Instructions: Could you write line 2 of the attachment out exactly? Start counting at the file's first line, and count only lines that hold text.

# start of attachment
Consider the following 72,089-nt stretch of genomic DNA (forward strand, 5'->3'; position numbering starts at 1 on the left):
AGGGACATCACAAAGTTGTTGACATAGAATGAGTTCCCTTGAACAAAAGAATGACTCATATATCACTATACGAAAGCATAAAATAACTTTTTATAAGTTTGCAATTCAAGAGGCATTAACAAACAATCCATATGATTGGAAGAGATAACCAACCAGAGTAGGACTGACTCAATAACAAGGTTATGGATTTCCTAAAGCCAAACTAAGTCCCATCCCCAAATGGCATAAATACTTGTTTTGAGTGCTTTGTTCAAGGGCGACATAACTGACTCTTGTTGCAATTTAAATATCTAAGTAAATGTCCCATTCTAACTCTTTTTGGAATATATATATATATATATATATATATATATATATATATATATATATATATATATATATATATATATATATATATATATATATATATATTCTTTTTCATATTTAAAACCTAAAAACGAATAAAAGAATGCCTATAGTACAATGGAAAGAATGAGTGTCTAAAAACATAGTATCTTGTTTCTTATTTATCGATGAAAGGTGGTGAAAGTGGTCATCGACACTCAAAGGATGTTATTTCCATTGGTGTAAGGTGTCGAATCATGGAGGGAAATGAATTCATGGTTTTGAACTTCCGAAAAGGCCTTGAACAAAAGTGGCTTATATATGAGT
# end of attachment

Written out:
AGGGACATCACAAAGTTGTTGACATAGAATGAGTTCCCTTGAACAAAAGAATGACTCATATATCACTATACGAAAGCATAAAATAACTTTTTATAAGTTTGCAATTCAAGAGGCATTAACAAACAATCCATATGATTGGAAGAGATAACCAACCAGAGTAGGACTGACTCAATAACAAGGTTATGGATTTCCTAAAGCCAAACTAAGTCCCATCCCCAAATGGCATAAATACTTGTTTTGAGTGCTTTGTTCAAGGGCGACATAACTGACTCTTGTTGCAATTTAAATATCTAAGTAAATGTCCCATTCTAACTCTTTTTGGAATATATATATATATATATATATATATATATATATATATATATATATATATATATATATATATATATATATATATATATATATATATATTCTTTTTCATATTTAAAACCTAAAAACGAATAAAAGAATGCCTATAGTACAATGGAAAGAATGAGTGTCTAAAAACATAGTATCTTGTTTCTTATTTATCGATGAAAGGTGGTGAAAGTGGTCATCGACACTCAAAGGATGTTATTTCCATTGGTGTAAGGTGTCGAATCATGGAGGGAAATGAATTCATGGTTTTGAACTTCCGAAAAGGCCTTGAACAAAAGTGGCTTATATATGAGT